BROOKINGS, SD—Local 11-year-old Dylan Adams entered the stage in childhood development Wednesday in which a boy feels the uncontrollable desire to run, jump, and touch the top of every doorframe he encounters. “It is perfectly natural for young males to start exhibiting a tendency to touch things that are slightly higher than they can reach from a normal standing position,” child psychologist Gerald Bakerfield said. “In many cases, the child is experimenting with his newfound ability to make his own choices, whether that means jumping to touch ceilings, street signs, or low-hanging tree branches.” Bakerfield added that Adams would soon progress from the jumping-and-touching-doorways phase to the crossing-your-arms-over-your-chest-turning-around-and-pawing-at-the-back-of-your-own-shoulders-to-make-it-seem-like-you’re-making-out-with-someone phase.
Some Onion pieces leave me Rolling On The Floor Laughing. Others merely transport me to a slightly quirky place. But this one doesn’t give me any visceral response at all. I just want to dissect it. And why not. According to Aristotle, “Humor is the only test of gravity, and gravity of humor; for a subject which will not bear raillery is suspicious, and a jest which will not bear serious examination is false wit.”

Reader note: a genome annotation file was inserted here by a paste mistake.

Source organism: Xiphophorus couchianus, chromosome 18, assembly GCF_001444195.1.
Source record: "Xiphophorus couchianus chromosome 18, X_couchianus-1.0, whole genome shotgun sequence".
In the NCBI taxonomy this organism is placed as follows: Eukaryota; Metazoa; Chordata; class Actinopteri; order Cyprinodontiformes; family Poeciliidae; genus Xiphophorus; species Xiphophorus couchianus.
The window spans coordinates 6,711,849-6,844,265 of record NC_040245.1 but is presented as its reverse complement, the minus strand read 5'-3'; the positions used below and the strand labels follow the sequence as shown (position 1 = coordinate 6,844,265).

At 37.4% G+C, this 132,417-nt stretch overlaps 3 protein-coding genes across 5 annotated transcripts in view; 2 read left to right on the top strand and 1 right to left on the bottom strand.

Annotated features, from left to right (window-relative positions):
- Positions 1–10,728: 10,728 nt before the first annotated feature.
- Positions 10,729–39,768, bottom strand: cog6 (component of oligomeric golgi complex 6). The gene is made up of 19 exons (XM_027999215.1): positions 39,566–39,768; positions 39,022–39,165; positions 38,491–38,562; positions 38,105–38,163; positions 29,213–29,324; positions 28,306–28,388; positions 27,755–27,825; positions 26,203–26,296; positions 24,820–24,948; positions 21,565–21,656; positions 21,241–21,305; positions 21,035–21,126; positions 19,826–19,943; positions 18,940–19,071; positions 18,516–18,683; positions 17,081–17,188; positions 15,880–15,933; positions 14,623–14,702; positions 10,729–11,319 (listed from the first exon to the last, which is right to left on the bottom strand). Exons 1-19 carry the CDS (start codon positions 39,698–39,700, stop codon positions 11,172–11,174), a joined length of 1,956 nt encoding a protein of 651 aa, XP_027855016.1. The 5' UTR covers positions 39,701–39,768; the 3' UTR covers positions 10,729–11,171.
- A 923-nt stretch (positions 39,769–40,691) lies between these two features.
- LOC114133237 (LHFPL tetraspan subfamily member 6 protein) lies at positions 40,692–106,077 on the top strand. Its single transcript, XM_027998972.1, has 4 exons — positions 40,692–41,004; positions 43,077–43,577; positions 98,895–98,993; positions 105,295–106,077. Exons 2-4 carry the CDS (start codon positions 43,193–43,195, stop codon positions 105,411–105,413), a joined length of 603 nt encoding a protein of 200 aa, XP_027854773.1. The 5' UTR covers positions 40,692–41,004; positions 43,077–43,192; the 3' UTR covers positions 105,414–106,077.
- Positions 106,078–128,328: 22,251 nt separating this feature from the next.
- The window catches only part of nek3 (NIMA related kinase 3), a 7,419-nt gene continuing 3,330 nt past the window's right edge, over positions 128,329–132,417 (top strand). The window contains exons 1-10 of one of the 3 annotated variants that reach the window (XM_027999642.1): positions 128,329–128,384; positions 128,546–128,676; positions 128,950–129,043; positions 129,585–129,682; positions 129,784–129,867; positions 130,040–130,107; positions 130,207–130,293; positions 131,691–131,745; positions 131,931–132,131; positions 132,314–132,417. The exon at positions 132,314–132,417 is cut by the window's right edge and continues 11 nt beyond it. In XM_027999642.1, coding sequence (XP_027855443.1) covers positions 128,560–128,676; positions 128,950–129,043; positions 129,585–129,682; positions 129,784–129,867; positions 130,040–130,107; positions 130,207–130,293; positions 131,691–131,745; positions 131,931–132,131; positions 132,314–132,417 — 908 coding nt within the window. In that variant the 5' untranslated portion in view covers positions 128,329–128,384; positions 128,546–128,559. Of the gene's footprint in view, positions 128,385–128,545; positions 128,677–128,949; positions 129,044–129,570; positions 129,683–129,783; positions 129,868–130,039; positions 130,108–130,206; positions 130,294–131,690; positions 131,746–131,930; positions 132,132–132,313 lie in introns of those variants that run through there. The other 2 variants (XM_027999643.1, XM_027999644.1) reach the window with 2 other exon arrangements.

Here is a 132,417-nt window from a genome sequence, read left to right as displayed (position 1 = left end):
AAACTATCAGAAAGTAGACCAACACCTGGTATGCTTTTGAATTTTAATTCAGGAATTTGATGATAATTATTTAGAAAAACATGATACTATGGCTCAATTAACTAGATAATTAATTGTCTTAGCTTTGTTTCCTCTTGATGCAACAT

So where is the joke here? First there is the psychologist. Psychology has a reputation among some as “the study of the obvious by the incompetent” as well as a propensity for advancing theories of development by stages. So is this a question of a psychologist making a comment about something many would find obvious? Or a comment about the field’s endless supply of development stage theories?
And why South Dakota? Is this a type of bumpkin joke? Or is South Dakota considered to be so common-sense oriented that it’s an unlikely place for a psychologist to make a comment, much less be quoted in a news service?
And why Brookings (so many historical buildings and not one photo)? Is Brookings funny? Maybe the Campanile? Hobo Day (the local homecoming parade)?
Maybe the Lake Woebegone style three Lutheran churches and one Methodist Church?
If there is something even remotely tongue in cheek about Brookings, someone please point it out to me.